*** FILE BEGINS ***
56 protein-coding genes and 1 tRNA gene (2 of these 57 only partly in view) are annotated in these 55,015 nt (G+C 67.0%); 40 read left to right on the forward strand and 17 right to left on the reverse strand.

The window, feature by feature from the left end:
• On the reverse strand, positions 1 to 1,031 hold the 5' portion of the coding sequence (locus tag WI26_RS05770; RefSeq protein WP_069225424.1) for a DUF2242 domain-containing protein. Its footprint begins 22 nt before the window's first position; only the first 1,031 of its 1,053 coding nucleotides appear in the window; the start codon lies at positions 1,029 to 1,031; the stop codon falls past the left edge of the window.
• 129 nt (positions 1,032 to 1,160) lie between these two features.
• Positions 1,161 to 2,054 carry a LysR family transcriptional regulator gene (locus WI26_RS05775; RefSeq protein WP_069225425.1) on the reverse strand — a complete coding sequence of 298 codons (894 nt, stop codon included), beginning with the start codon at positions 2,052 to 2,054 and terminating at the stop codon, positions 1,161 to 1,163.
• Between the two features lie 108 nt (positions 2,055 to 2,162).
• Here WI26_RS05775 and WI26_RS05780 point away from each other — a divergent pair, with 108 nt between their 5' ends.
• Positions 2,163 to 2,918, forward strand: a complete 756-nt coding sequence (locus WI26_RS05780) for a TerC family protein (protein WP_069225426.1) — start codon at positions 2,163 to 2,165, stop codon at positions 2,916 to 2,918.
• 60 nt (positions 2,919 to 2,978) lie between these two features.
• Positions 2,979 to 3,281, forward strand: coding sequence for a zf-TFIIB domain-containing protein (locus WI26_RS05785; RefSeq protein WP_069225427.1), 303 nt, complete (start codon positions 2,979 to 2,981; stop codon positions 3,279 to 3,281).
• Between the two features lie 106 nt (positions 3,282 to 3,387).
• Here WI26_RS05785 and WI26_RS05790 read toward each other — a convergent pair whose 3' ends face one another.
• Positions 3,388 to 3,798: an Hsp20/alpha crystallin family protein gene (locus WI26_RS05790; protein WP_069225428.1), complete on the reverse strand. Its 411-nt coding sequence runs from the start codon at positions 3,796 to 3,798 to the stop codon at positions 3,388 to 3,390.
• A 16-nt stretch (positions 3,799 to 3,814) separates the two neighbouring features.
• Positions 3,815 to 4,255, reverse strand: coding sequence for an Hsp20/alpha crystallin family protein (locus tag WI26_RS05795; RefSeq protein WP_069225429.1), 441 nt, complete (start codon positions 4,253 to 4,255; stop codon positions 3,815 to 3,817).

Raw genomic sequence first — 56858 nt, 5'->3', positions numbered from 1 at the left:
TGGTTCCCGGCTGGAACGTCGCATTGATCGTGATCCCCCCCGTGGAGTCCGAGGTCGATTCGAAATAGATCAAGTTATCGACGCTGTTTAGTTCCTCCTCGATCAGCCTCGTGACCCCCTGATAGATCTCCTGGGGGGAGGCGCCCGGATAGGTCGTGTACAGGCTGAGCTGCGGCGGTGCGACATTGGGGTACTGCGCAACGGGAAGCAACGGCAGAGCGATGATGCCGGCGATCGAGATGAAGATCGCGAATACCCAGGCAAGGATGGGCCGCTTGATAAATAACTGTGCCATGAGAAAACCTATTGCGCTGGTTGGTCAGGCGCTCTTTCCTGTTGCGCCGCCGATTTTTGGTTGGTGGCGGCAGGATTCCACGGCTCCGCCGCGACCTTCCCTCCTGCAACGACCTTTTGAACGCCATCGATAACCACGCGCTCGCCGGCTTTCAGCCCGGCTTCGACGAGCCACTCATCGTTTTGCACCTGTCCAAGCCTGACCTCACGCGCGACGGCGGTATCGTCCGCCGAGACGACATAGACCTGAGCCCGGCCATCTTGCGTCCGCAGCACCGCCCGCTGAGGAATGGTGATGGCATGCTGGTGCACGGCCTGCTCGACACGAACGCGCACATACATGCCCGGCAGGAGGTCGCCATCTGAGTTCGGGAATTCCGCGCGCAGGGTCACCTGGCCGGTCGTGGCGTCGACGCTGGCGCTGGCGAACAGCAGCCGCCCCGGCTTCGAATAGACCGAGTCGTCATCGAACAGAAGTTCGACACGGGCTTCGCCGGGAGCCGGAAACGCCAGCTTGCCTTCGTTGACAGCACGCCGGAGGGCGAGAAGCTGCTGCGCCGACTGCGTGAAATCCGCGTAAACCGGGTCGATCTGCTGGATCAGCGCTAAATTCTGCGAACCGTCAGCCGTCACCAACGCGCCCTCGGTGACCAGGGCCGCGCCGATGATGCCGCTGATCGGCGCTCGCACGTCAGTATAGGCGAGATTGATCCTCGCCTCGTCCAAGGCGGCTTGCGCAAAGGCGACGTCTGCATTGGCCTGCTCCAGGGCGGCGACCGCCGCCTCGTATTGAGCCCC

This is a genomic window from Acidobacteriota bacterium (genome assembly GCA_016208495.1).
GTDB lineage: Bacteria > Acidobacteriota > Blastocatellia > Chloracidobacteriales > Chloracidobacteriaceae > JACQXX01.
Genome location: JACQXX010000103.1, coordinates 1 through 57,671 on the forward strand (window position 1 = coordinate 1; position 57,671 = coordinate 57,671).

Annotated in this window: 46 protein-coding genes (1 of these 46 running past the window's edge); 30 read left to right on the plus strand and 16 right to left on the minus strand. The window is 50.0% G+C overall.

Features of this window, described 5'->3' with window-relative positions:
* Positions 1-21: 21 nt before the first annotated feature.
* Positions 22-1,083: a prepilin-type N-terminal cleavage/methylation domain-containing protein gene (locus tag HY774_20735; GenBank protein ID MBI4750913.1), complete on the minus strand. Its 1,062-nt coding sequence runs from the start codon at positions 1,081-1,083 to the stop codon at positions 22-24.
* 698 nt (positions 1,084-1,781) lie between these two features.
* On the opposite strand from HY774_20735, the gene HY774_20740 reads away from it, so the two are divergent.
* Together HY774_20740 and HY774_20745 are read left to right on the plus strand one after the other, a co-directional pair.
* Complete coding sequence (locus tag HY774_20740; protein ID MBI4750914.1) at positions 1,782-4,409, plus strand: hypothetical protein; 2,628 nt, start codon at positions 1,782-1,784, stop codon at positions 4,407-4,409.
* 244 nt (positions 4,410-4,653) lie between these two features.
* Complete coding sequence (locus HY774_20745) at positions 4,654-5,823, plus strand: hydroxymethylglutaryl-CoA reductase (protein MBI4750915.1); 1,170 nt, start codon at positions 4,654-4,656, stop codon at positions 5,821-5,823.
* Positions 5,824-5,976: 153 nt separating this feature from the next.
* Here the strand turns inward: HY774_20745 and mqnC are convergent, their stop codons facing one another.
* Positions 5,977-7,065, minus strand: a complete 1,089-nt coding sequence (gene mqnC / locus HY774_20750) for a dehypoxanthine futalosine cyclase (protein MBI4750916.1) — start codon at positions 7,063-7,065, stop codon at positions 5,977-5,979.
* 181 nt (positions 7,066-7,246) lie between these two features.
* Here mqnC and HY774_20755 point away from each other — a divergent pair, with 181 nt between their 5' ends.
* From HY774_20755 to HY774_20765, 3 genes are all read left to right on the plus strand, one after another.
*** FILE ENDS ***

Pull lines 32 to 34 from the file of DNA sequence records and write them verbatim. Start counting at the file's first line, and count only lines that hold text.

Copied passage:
* Here the strand turns inward: HY774_20745 and mqnC are convergent, their stop codons facing one another.
* Positions 5,977-7,065, minus strand: a complete 1,089-nt coding sequence (gene mqnC / locus HY774_20750) for a dehypoxanthine futalosine cyclase (protein MBI4750916.1) — start codon at positions 7,063-7,065, stop codon at positions 5,977-5,979.
* 181 nt (positions 7,066-7,246) lie between these two features.